City of Covington to Buy Former IRS Site for $20.5 Million
The City of Covington is set to buy the 23 acres of land that was previously home to a processing center operated by the Internal Revenue Service.
The city commission met in a special meeting on Thursday and authorized Mayor Joe Meyer to sign papers formalizing the purchase price of $20.5 million from the federal government.
The IRS closed the location, which employed more than 1,000, in 2016 and since then, the city has taken keen interest in gaining control of the site for development purposes. Consulting firms were brought in to envision possibilities for it.
But often, federally-owned property can take a long time to change hands. The city had been negotiating with the federal government since December.
“It would be difficult to exaggerate the magnitude of this opportunity,” Meyer said. “The size and value of this site and its potential for development awards Covington the chance to reshape the very identity and economics of the city long into its future.”
The commission authorized the purchase in a 3-1 vote. Mayor Meyer and Commissioners Timothy Downing and Michelle Williams voted in favor while Commissioner Denny Bowman opposed it.
According to a news release, the city will use its "unobligated fund balance" to pay 10 percent of the purchase price, as required by the agreement. The city will then issue general obligation bonds to recoup that payment and pay the overall purchase price, City Manager David Johnston said.
Mayor Meyer thanks Congressman Thomas Massie for his help in acquiring the property.
“We simply could not have done this without Congressman Massie,” Meyer said. “We had many conversations and meetings with him and his staff, and his constant engagement, leadership, support, and knowledge of the process not only helped us navigate the corridors of federal agencies but also saved Covington taxpayers a significant amount of money at the same time.”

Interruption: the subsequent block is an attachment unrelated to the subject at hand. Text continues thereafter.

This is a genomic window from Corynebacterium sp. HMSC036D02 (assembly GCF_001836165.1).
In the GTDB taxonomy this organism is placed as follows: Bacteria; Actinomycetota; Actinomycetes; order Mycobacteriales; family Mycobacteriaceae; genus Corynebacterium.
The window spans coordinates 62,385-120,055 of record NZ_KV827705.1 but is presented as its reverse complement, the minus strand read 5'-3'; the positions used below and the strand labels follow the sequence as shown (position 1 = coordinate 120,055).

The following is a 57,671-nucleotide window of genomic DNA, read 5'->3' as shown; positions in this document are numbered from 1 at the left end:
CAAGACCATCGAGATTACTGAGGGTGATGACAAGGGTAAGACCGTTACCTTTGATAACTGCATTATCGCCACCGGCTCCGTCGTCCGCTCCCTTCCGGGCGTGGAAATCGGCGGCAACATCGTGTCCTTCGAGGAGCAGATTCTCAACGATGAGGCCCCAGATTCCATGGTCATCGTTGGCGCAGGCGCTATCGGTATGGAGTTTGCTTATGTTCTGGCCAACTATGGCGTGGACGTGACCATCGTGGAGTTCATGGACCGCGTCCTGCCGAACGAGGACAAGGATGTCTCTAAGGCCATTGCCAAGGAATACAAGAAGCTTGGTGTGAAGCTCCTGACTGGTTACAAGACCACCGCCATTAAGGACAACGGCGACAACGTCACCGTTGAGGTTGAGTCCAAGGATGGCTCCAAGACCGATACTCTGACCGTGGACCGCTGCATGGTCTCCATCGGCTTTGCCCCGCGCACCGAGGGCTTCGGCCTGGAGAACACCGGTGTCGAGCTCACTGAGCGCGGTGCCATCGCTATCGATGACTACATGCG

Johnston said Covington residents were fortunate not only that Massie is a member of the House Committee on Transportation and Infrastructure - which oversees the disposition of federally owned properties - but also that the Congressman dedicated himself to helping Covington.
“He really went out of his way,” Johnston said.
The city manager said Covington worked to keep the offices of Kentucky’s two U.S. senators, Mitch McConnell and Rand Paul, informed throughout the process.
The emergency meeting was called in order to meet a deadline from the General Services Administration, the federal agency that manages federally-owned properties.
Covington will spend the next three months securing the title to the property and planning the long and expensive process of physically preparing the site for the market, Johnston said.
Johnston said that the one-story building that spans roughly 17 acres will be demolished, and that the full site preparation could take about three years, which would include demolition, reestablishing a street and sidewalk grid, and running utility infrastructure as needed.
The city worked with Atlanta-based Cooper Carry, an architecture and design firm, to create a conceptual master plan for the site. That plan was presented in December and included such recommendations as a restored street grid, a levee park, a community plaza for festivals, and mixed-use buildings.
Using a model that foresaw development of the site in stages, Cooper Carry’s team projected that - as of 2027 - the site could create 1,159 permanent jobs and 1,651 temporary construction jobs. The former alone would bring an estimated $1.7 million in payroll taxes. Subsequent development of the rest of the site would create even more jobs.
“Jobs are the key,” Johnston said. “What goes on this site can’t just look pretty - it has to pay off for the Covington taxpayer. The bonds add debt to the City, and it creates a moral obligation for us to pay that debt down as quickly and efficiently as possible. I want Covington taxpayers to know two things: One, we are not going to sit on this but work diligently to get it developed as quickly as is feasible. And two, the City is going to solicit the best deals and get the best return on investment it can for the entire Covington community.”